As D&T correctly points out in its brief, the one-satisfaction rule might be violated if Settling Defendants settled for more than their proportionate share of the judgment and D&T were required to pay its proportionate share. See Memorandum of Law in Response to the Motion of Settling Defendants for Summary Judgment, at 12. Under those circumstances, plaintiffs would recover more than the amount of the judgment on the class claims. To avoid this "overcompensation," D&T proposes that this court reduce any judgment won by Plaintiffs against D&T by either Settling Defendants' proportional share of fault or the amount of the settlement, whichever is greater.
Under D&T's suggested method, D&T would pay its proportionate share of the judgment if Settling Defendants settled for less than their proportionate share of fault. In that case, any contribution action by Settling Defendants would be unnecessary. If, on the other hand, Settling Defendants settled for more than their share of fault, the allocation of payment among the Defendants would depend on the permissibility of contribution. If Settling Defendants could not bring an action seeking contribution from D&T, they would pay more than their equitable share of the judgment, while D&T would pay less than its share. If Settling Defendants could seek contribution, however, each defendant would pay its equitable share of the judgment.
We are afforded no direct guidance concerning the viability of Settling Defendants' contribution action. The McDermott opinion says nothing about the contribution rights of the settling defendant. Indeed, all of the case law that this court has found on the subject of partial settlements, judgment credits and contribution bars has focused exclusively on the rights of the non-settling defendant and the plaintiff.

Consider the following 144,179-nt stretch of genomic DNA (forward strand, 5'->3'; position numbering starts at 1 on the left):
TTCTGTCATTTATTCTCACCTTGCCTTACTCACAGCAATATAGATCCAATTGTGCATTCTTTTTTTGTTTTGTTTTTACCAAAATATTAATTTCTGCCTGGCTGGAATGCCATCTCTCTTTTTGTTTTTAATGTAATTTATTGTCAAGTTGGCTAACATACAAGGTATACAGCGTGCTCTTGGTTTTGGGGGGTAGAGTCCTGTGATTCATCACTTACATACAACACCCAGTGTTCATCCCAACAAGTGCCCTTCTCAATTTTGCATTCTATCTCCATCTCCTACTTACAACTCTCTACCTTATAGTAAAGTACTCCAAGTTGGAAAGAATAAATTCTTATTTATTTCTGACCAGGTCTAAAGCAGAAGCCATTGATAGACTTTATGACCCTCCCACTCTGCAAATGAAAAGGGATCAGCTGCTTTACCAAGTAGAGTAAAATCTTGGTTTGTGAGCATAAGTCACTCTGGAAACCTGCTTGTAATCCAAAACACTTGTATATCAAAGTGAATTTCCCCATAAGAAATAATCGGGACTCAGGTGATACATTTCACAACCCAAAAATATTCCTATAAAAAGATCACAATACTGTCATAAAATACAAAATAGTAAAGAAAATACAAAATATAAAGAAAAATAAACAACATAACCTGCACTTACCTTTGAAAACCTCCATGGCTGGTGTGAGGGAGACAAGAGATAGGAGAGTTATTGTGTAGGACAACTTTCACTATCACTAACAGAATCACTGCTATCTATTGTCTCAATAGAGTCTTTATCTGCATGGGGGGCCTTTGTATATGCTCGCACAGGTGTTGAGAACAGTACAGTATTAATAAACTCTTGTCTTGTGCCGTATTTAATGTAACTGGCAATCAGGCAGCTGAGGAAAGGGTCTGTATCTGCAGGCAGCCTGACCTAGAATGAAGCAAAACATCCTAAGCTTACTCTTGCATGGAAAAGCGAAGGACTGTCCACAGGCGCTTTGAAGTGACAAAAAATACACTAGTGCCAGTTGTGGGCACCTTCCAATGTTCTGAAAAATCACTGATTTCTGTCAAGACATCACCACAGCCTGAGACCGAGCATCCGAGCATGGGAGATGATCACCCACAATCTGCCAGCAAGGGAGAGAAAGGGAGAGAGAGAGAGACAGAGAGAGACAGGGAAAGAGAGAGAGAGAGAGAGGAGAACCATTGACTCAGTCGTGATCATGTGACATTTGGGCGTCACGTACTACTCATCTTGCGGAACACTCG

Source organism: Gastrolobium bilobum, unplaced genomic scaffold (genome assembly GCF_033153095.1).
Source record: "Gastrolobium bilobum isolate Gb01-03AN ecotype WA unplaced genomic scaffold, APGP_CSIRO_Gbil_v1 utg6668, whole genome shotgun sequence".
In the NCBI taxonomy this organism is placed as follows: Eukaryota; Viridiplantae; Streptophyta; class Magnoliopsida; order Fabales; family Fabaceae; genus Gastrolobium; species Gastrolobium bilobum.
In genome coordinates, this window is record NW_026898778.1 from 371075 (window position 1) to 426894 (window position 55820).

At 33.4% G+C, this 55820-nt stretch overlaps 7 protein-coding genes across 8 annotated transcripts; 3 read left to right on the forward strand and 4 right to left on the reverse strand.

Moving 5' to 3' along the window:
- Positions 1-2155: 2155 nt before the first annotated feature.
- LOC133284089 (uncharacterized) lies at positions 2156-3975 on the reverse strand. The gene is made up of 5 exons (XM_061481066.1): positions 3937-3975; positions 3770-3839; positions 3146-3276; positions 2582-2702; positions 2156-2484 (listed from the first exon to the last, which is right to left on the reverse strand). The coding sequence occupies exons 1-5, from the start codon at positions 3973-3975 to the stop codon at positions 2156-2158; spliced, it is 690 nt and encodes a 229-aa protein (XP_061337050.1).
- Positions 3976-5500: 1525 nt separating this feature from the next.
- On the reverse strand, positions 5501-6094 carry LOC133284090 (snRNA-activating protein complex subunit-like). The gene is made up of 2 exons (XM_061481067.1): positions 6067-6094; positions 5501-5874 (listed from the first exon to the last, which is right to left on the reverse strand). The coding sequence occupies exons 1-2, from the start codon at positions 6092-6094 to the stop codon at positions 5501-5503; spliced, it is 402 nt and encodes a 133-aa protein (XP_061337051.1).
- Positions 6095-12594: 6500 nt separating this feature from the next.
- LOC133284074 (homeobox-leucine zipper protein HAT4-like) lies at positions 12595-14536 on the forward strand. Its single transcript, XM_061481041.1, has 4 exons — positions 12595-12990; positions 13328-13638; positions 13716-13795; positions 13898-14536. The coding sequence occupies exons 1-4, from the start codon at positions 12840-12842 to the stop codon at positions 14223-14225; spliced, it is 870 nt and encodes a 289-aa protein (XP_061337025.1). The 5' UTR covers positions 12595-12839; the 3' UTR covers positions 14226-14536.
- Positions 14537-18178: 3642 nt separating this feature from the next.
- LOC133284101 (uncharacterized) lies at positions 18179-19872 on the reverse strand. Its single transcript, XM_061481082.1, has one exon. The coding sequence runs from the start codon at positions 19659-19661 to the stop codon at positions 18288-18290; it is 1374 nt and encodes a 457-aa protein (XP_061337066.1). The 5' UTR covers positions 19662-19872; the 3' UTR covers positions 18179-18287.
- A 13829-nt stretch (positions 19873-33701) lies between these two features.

Dictum in McDermott indicates, however, that the one-satisfaction rule should not be applied to reduce the amount that the non-settling defendant is obligated to pay. In discussing the interaction between the one-satisfaction rule and the proportionate share rule, the McDermott Court stated that if it were presented with a situation in which the plaintiff would be overcompensated, it would not apply the one-satisfaction rule in the partial settlement context.
The Court found that "the law contains no rigid rule against overcompensation. . . . Making tortfeasors pay for the damage they cause can be more important than preventing overcompensation." McDermott, 114 S. Ct. at 1470-71. The Court continued: "It seems to us that a plaintiff's good fortune in striking a favorable bargain with one defendant gives other defendants no claim to pay less than their proportionate share of the total loss." Id. at 1471.